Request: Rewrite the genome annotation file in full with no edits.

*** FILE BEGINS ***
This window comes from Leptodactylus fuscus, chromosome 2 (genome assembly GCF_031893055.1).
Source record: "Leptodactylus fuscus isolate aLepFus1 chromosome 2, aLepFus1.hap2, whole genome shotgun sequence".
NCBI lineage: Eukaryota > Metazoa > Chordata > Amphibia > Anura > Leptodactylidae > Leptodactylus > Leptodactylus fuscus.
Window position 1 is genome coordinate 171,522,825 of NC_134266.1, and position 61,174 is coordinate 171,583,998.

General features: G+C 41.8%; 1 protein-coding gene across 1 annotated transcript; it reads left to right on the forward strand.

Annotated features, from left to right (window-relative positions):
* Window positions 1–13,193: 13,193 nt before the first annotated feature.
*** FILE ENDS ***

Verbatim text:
This window comes from Leptodactylus fuscus, chromosome 2 (genome assembly GCF_031893055.1).
Source record: "Leptodactylus fuscus isolate aLepFus1 chromosome 2, aLepFus1.hap2, whole genome shotgun sequence".
NCBI lineage: Eukaryota > Metazoa > Chordata > Amphibia > Anura > Leptodactylidae > Leptodactylus > Leptodactylus fuscus.
Window position 1 is genome coordinate 171,522,825 of NC_134266.1, and position 61,174 is coordinate 171,583,998.

General features: G+C 41.8%; 1 protein-coding gene across 1 annotated transcript; it reads left to right on the forward strand.

Annotated features, from left to right (window-relative positions):
* Window positions 1–13,193: 13,193 nt before the first annotated feature.